There’s been a long standing debate as to whether daily caffeine use increases tolerance and therefore making caffeine supplementation prior to competition less effective.
To date, the research has been somewhat inconsistent…some research says that daily caffeine supplementation doesn’t increase tolerance, where some research say it does.
But most athletes won’t rely on caffeine supplementation daily, however they will highly likely drink coffee.
So the question we need to answer is; can the ‘flat white club’ still enjoy their daily chin wags over a 160mL cup of caffeine greatness and still have the same performance gains from caffeine on the weekend?
Clarke and Richardson (2021) recruited 27 men and 19 women to complete a 5km time trial 60 minutes after drinking coffee providing 3mg/kg caffeine or a placebo.
For reference, 3mg/kg of caffeine for a 75kg cyclist is 225mg. One espresso shot from Starbucks is ~75mg caffeine….therefore the participants had a relatively good hit (triple shot) of caffeine before the 5km test.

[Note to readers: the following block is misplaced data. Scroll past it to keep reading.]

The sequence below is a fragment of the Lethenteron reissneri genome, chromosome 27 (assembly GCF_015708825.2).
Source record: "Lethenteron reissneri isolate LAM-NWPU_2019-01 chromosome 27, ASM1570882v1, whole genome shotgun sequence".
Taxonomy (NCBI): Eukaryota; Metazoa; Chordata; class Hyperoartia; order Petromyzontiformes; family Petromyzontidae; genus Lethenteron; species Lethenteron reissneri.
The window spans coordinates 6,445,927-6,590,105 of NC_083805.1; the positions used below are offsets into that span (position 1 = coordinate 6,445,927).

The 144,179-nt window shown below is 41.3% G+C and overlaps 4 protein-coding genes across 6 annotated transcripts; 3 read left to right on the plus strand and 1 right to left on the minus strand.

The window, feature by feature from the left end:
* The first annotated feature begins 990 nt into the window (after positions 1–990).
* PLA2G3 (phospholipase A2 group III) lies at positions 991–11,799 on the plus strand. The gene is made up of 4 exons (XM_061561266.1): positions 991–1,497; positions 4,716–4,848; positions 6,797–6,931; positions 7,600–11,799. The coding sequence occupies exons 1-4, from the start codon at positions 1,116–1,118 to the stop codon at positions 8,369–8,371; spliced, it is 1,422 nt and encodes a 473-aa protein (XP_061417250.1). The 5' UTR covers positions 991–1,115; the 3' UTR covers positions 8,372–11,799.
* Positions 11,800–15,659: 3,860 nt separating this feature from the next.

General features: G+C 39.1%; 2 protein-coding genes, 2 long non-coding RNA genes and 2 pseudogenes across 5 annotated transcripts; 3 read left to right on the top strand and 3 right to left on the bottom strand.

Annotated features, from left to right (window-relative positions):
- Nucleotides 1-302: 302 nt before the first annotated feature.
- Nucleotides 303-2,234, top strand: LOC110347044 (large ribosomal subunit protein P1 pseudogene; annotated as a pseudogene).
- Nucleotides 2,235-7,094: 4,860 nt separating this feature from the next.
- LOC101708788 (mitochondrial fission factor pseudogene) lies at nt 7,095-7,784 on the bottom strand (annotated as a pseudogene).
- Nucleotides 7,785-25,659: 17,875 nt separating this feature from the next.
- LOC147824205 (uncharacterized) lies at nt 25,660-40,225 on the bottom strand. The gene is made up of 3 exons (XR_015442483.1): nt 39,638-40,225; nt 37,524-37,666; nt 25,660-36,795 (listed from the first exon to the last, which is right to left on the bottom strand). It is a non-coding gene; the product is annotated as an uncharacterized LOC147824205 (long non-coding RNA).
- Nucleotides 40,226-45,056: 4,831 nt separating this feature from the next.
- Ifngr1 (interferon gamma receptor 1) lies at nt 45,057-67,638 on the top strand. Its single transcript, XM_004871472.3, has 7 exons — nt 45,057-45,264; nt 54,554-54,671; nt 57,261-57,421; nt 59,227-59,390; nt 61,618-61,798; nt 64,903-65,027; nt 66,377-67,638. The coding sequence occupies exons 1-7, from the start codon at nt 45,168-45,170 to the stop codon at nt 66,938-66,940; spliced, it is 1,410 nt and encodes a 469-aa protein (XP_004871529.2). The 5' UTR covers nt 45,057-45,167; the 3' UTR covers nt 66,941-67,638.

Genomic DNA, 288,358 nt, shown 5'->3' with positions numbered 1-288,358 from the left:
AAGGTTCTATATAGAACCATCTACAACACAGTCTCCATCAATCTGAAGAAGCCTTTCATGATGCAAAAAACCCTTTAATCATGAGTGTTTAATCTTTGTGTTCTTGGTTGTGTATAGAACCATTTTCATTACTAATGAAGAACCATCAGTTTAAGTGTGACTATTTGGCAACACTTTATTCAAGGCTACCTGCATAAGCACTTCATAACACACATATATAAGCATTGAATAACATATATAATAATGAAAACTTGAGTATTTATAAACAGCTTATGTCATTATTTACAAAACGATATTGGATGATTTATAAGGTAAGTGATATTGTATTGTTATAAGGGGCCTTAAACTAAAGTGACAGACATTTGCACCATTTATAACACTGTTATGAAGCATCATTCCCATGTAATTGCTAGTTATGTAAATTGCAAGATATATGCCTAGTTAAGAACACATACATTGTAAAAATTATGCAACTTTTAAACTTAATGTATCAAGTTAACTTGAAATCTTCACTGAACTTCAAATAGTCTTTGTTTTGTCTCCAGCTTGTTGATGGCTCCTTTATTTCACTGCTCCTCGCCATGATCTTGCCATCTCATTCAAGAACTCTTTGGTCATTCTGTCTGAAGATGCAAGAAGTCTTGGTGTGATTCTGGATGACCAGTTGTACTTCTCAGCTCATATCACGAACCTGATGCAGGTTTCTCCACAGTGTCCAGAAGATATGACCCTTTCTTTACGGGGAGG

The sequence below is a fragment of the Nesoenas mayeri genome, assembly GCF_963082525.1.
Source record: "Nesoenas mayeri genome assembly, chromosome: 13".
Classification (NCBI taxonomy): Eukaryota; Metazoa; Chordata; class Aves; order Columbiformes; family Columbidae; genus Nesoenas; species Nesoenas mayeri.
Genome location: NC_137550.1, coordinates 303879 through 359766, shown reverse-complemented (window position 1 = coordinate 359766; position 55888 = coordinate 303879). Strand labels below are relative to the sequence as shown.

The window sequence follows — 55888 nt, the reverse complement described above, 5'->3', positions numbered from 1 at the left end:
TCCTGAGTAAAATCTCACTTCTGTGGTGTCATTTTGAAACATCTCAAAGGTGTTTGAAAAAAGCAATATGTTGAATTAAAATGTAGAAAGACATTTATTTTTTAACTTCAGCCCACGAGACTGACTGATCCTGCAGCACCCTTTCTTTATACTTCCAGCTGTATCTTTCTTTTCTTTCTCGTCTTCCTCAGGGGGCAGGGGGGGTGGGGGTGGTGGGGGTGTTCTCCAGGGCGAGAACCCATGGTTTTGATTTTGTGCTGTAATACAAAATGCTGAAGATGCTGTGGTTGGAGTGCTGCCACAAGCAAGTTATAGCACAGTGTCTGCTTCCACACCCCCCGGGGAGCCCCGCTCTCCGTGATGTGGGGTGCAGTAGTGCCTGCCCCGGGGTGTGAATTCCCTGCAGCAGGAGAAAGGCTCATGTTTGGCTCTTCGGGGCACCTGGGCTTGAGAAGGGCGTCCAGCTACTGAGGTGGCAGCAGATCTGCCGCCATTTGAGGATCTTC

That being said, they used Nescafe original, not Starbucks…
The 46 cyclists were further divided into low and high habitual caffeine users. Low caffeine intake was define as <3mg/kg per day and high was defined as >6mg/kg per day….i.e. that same 75kg cyclist would usually have equivalent or upwards of 6 x espresso shots/day.
Long story short, after the cyclists completed the 5km time trial, those who supplemented with caffeine significantly improved their TT performances by 8-12 seconds (~1.8%), where there was no real difference between low and high caffeine users (0.1%).
Interestingly, the concept of caffeine tolerance from habitual caffeine users came from a study in 1982 where they gave rats 20mg/kg…perhaps not relevant to humans (equivalent to 1,500mg of caffeine, or 20 shots of espresso). Lol.
Knowing this, I wouldn’t advise abstaining from caffeine in the days leading up to a competition as withdrawal symptoms can negatively impact mood and preparation.
That being said, caffeine intake should be limited in the late afternoon to avoid sleep disruptions. This recommendation becomes increasingly important on the day prior to big events where sleep quality is extremely important.
Therefore, caffeine control isn’t necessarily advised to manage tolerance levels, but to manage sleep quality.
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